Al-Ahram Weekly Online   20 - 26 March 2008
Issue No. 889
Culture
 
Published in Cairo by AL-AHRAM established in 1875

Paris Book Fair boycott



As international protests continued against the current Israeli military attacks on Gaza, which have thus far led to the deaths of at least 120 Palestinian civilians, Israeli president Shimon Peres was invited to open the Paris Book Fair last Thursday, at which Israel is guest of honour, in commemoration of 60 years since the declaration of the State of Israel.

Arab writers, publishers and cultural bodies decided to boycott the event in response, and this year's Fair, organised by the French Syndicat national de l'édition, a professional association, lacked the Arab and international dimension of previous occasions. Countries such as Morocco, Algeria, Tunisia and Lebanon that have significant French-speaking populations were conspicuous by their absence.

While the Paris event is small compared to the larger European book fairs held annually in Frankfurt and London, it is a major international meeting place for French and French-language writers and publishers, as well as for publishers from countries that are members of La Francophonie, the international French-language and cultural organisation, among them Egypt.

Israel's designation as guest of honour at this year's Fair meant that some 40 Israeli writers were invited to promote their works in Paris, and there was a programme of events drawing attention to aspects of Israeli literary and cultural life.

In defending their boycott of the Fair, Arab writers pointed out that they had no objection to Israeli writers promoting their works in Paris or elsewhere. However, Israel's on-going attacks on Gaza and its decision to expand its illegal settlements programme on the West Bank have made it impossible for them to attend an event at which the Israeli state, rather than simply Israeli writers, is the official guest and one that is designed to commemorate the declaration of the State of Israel and with it the dispossession of the Palestinians.

Arab writers have also not been alone in boycotting the Paris Fair.

The Israeli historian Ilan Pappe, best known for his work on the Palestinian nakbah, the catastrophe that befell the Palestinians as a result of the declaration of the State of Israel, said that "the decision to associate the [Paris] Salon this year with the celebration of Israel's sixty years of Independence has caused many Palestinian, Arab and progressive writers and artists to withdraw and boycott the fair. One would assume that the recent genocidal Israeli attacks on Gaza would cause many others to follow suit."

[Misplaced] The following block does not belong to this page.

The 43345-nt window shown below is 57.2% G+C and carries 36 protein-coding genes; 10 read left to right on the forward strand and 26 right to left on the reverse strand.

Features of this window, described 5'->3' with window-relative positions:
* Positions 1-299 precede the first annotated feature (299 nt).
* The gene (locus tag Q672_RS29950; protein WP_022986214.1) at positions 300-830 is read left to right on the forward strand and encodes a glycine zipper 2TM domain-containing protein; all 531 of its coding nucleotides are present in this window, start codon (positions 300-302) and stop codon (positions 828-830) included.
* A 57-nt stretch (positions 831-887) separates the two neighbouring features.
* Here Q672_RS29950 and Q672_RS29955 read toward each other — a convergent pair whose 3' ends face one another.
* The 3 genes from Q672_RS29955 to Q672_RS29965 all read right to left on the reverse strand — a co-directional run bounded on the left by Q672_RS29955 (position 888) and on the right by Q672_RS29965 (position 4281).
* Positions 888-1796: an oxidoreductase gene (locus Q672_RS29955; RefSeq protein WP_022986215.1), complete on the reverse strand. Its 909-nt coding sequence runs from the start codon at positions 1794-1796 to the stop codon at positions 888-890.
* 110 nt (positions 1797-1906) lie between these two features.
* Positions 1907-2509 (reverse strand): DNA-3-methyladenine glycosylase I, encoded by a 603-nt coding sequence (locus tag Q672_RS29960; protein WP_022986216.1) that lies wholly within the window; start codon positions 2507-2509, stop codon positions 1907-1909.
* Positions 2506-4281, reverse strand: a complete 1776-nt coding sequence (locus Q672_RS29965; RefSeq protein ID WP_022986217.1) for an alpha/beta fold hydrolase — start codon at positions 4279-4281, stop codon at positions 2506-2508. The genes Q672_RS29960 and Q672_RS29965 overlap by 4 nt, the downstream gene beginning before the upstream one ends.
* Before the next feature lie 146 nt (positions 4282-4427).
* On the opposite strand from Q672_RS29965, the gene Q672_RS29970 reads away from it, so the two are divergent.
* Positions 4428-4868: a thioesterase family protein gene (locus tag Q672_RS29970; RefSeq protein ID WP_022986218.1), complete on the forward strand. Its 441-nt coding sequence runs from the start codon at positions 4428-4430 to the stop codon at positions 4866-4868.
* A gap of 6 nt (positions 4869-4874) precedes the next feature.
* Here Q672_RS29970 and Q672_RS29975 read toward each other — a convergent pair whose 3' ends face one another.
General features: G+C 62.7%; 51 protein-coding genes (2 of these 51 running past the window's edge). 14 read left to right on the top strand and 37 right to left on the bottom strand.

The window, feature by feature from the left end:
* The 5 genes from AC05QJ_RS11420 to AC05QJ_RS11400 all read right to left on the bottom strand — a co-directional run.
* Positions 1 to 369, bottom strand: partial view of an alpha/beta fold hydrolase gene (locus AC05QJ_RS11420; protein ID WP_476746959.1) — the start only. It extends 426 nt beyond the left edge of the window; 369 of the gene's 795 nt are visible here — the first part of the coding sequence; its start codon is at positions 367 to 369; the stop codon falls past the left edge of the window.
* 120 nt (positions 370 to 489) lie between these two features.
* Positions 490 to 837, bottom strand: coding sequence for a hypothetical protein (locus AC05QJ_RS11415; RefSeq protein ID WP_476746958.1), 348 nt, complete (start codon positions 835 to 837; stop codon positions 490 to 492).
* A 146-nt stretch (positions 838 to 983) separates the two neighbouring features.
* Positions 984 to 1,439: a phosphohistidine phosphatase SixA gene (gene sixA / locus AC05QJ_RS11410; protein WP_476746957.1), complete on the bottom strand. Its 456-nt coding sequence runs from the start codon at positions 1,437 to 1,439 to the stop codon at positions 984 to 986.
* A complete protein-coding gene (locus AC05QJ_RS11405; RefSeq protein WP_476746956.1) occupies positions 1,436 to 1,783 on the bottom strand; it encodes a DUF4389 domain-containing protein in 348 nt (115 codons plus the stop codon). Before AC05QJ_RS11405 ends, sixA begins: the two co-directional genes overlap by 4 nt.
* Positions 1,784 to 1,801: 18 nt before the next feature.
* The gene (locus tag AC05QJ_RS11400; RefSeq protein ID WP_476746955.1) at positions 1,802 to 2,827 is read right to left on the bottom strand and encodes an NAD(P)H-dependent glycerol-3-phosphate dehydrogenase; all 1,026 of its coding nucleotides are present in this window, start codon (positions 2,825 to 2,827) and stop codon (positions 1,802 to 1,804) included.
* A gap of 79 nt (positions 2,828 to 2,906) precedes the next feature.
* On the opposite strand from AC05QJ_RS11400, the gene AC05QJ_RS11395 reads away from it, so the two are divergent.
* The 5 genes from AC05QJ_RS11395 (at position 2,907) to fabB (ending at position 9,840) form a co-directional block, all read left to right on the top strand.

"Under these circumstances I can not myself participate in any direct way in the Salon... so as not be associated with its celebrations of Israel's independence and its total denial of the Palestinian Nakbah."

A further feature of the Israeli presence at the Fair was the decision to send only writers writing in Hebrew to the event, despite the fact that Israel has two official languages, Hebrew and Arabic, and significant minorities speaking Russian and other languages.

Sayed Kashua, a member of Israel's Arab minority and the only Israeli-Arab writer attending the fair, told the French newspaper Libération on 13 March that "I went to a Jewish school and I grew up speaking Hebrew, which is my mother tongue, but the State of Israel has difficulty accepting anything that is not Jewish."

"I am a writer and an Israeli citizen, and I am closer to other Israeli writers than I am to any Arab writer. However, I can understand that [Arab writers] need to express their views. Moreover, Arab writers need to put pressure on their governments in order that they will do something to help the creation of a Palestinian state, because at the moment no one is doing anything."

Peres's opening of the Paris Fair came at the end of an official visit to France, during which French president Nicolas Sarkozy signaled what he called "a revitalisation of the relationship" between France and Israel. He told the Israeli president during a dinner held at the Elysée Palace last week that "I wanted the first state visit to France after I took office as President of the Republic to be reserved for Israel... a choice I take responsibility for."

Since his election as president last year, Sarkozy has gone out of his way to strengthen French ties with the United States, damaged as a result of France's opposition to the US-led invasion of Iraq in 2003, and to underline French support for Israel.

Relations between the two countries had been lukewarm during the presidency of his predecessor, Jacques Chirac, who was regularly accused of pursuing "pro-Arab" policies by Israel.

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